24. Evidence that an inventory listed the bandana as having been recovered from the Toyota, instead of the Acura, does not render the bandana inadmissible. Fazzino testified that, as the lead investigator, he signed an inventory mistakenly indicating that the black bandana had been recovered from the Toyota. He testified that he personally saw the black bandana in the Acura and that it was recovered from the Acura, not the Toyota. That an inventory sheet listed the bandana as having been seized from the Toyota goes to the weight of the evidence, not its admissibility. See, e.g., State v. John, 210 Conn. 652, 678, 557 A.2d 93 (“fact that there was conflicting evidence regarding the [fact] in question would go to the weight of [witness'] opinion and not to its admissibility”), cert. denied, 493 U.S. 824, 110 S. Ct. 84, 107 L.Ed. 2d 50 (1989).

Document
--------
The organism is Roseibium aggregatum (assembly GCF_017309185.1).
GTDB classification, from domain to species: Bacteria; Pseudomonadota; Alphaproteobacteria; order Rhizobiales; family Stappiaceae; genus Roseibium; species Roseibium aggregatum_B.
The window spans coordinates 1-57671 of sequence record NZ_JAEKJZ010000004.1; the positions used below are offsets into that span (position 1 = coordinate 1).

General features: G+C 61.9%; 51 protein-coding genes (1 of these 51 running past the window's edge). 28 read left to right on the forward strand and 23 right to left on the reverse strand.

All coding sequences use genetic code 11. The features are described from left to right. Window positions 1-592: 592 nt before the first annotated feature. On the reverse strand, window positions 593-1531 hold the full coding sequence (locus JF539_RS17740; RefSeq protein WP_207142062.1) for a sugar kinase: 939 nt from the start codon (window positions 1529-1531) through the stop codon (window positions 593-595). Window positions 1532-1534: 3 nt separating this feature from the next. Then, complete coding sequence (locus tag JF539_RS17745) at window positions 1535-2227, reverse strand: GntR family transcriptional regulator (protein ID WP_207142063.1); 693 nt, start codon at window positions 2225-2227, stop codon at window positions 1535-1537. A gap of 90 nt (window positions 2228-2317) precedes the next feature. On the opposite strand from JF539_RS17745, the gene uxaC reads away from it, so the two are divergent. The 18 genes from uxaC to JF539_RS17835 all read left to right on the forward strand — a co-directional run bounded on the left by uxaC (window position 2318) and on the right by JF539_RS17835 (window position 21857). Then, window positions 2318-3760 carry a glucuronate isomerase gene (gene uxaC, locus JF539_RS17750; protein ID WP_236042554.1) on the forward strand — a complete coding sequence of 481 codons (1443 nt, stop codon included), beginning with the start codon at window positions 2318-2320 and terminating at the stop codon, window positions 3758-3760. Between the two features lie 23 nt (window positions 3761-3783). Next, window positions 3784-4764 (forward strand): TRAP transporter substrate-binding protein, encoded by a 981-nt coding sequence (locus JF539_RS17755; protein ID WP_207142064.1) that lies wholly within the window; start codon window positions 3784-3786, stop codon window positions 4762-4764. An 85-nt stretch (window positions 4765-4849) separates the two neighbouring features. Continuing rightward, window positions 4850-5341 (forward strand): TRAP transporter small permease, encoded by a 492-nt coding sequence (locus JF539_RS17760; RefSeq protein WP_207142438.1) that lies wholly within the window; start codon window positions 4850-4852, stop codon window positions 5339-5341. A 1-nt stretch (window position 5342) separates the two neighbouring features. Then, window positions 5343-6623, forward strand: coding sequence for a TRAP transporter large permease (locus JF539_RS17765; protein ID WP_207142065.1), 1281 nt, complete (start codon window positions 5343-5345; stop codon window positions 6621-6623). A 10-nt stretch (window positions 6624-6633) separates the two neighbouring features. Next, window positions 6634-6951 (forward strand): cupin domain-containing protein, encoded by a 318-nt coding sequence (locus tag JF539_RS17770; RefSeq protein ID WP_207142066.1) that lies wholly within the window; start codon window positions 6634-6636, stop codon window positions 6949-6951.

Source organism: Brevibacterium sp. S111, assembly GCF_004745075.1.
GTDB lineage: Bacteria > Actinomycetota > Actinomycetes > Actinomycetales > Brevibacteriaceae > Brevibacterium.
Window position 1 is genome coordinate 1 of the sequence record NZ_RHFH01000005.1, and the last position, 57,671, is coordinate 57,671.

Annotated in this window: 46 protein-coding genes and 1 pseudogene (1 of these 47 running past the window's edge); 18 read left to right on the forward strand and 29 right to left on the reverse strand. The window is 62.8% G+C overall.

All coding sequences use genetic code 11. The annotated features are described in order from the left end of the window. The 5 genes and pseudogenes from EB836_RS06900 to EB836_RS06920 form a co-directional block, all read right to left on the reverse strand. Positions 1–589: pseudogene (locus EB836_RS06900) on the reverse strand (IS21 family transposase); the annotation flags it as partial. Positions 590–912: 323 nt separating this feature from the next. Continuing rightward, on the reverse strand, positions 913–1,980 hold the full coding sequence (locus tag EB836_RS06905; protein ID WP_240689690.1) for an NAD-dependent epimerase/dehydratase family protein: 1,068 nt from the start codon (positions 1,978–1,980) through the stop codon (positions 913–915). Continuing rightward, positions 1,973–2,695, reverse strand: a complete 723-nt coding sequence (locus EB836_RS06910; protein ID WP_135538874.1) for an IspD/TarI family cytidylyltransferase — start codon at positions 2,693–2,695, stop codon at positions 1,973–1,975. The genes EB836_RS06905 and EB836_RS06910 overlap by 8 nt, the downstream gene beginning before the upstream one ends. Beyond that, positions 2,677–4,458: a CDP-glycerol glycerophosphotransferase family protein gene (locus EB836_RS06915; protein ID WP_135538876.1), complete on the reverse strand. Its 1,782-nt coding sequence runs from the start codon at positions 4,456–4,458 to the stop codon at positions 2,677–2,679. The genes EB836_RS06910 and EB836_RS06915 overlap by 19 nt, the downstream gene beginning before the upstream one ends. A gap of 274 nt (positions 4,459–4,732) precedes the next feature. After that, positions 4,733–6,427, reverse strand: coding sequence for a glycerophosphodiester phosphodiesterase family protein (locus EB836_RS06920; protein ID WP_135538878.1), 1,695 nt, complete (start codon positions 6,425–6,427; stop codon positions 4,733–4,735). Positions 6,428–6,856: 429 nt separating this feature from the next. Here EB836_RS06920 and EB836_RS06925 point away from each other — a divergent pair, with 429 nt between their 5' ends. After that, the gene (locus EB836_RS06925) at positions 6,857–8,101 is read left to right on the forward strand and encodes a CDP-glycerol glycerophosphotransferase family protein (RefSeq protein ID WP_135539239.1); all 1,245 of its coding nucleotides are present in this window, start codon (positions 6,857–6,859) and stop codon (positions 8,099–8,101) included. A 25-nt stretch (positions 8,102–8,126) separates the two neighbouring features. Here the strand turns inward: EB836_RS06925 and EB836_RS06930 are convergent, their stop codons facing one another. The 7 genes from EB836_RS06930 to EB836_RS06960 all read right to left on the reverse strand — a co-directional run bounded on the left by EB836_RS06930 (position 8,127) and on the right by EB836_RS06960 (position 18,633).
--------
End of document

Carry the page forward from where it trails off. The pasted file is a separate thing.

In this opinion the other judges concurred.
Response sent, thank you
Docket No: (AC 39797)
Decided: March 20, 2018
Court: Appellate Court of Connecticut.